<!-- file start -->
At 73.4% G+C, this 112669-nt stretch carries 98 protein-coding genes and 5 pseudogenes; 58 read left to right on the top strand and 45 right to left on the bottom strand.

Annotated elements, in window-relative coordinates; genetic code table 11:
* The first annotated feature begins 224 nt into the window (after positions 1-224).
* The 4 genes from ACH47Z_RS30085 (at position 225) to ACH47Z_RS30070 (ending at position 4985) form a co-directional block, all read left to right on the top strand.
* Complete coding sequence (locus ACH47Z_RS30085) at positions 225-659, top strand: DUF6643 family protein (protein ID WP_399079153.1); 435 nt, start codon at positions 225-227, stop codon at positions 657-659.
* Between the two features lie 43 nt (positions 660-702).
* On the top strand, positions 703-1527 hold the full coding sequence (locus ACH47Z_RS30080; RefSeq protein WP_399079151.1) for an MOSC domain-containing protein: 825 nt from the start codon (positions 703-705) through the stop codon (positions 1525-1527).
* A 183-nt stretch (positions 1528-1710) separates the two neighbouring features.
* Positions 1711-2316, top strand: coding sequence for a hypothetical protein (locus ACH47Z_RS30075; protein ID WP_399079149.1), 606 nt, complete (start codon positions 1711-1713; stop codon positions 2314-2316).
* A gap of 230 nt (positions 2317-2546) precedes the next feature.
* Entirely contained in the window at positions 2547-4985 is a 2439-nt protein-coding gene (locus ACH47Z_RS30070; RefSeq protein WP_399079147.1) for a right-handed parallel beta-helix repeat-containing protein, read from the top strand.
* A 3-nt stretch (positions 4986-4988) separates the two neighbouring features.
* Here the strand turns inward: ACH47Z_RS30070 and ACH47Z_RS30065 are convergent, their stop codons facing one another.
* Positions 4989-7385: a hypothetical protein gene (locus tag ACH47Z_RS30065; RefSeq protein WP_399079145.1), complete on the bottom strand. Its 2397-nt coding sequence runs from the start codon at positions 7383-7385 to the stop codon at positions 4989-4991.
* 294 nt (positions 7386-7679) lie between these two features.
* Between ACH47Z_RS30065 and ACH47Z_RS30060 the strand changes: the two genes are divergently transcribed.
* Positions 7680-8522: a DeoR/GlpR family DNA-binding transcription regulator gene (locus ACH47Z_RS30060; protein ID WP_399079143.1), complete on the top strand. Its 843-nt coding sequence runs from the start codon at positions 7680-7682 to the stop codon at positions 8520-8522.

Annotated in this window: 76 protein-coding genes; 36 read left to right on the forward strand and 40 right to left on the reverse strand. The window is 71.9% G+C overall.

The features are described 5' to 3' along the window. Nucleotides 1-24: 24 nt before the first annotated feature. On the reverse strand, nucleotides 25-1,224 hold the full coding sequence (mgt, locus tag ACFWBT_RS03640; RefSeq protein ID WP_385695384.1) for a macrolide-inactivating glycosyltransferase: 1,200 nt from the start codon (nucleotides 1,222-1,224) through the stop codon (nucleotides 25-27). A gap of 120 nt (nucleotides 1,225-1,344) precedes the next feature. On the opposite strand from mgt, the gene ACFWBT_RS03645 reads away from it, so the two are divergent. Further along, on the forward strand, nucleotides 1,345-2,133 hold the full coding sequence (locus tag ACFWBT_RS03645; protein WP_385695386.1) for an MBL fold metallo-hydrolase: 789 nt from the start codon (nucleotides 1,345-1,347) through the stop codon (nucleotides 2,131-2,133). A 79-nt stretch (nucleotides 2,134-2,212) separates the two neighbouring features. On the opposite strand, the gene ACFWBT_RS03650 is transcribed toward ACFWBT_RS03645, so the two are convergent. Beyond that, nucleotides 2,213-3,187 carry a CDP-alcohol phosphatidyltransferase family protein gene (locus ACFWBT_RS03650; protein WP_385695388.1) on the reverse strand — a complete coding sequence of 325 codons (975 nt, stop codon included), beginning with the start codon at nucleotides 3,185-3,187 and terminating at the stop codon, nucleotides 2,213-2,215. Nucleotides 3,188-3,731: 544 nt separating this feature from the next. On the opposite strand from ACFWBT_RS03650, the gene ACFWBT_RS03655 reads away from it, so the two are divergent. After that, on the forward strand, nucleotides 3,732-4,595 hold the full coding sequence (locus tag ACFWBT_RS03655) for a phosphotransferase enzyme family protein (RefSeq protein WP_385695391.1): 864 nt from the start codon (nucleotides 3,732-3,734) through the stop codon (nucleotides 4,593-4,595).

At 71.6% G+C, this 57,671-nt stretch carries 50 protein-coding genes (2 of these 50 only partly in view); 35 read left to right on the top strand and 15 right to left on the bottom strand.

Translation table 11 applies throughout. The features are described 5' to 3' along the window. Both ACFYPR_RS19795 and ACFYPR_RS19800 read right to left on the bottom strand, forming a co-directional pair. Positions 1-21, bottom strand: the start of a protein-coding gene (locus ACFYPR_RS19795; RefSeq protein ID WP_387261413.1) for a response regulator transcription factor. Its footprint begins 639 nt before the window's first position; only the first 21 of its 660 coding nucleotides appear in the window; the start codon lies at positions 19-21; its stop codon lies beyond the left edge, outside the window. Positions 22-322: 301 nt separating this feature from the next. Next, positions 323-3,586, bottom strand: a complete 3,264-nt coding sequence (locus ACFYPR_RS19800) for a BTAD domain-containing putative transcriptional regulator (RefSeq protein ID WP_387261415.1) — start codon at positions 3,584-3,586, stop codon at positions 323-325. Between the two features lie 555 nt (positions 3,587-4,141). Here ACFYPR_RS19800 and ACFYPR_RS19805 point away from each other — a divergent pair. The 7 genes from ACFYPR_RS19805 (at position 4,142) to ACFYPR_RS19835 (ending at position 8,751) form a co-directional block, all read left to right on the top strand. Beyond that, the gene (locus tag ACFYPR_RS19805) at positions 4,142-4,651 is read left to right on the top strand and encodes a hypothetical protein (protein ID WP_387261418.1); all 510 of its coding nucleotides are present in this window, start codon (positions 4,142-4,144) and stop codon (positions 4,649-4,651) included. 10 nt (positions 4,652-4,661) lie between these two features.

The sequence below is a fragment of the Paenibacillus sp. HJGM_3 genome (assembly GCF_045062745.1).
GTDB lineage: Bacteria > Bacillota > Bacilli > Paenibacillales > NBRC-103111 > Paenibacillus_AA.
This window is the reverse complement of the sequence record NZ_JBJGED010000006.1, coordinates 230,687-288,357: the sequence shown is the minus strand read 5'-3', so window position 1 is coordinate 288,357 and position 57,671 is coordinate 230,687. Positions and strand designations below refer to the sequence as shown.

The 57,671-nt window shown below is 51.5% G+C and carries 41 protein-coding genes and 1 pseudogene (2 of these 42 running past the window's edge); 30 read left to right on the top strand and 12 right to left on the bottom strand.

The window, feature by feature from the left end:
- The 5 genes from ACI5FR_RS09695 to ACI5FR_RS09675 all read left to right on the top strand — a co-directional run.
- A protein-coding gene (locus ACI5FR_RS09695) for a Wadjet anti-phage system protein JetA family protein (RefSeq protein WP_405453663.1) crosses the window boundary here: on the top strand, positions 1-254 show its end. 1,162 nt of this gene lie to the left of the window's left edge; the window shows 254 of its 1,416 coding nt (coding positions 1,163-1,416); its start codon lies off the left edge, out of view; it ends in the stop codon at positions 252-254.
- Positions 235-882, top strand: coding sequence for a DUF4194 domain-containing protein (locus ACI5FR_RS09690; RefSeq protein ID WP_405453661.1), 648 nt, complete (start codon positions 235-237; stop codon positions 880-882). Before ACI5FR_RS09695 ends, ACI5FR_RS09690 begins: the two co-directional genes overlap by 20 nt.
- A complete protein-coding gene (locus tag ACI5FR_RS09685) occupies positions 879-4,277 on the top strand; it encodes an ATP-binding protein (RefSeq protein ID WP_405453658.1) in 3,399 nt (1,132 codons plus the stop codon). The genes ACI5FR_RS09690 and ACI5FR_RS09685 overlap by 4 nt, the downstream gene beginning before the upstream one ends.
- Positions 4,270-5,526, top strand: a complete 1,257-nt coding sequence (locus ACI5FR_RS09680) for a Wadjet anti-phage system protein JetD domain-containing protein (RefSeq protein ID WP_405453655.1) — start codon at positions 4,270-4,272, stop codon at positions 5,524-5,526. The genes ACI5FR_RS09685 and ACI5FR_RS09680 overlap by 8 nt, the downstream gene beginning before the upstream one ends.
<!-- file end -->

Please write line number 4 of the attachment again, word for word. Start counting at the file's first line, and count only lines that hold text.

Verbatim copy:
* The 4 genes from ACH47Z_RS30085 (at position 225) to ACH47Z_RS30070 (ending at position 4985) form a co-directional block, all read left to right on the top strand.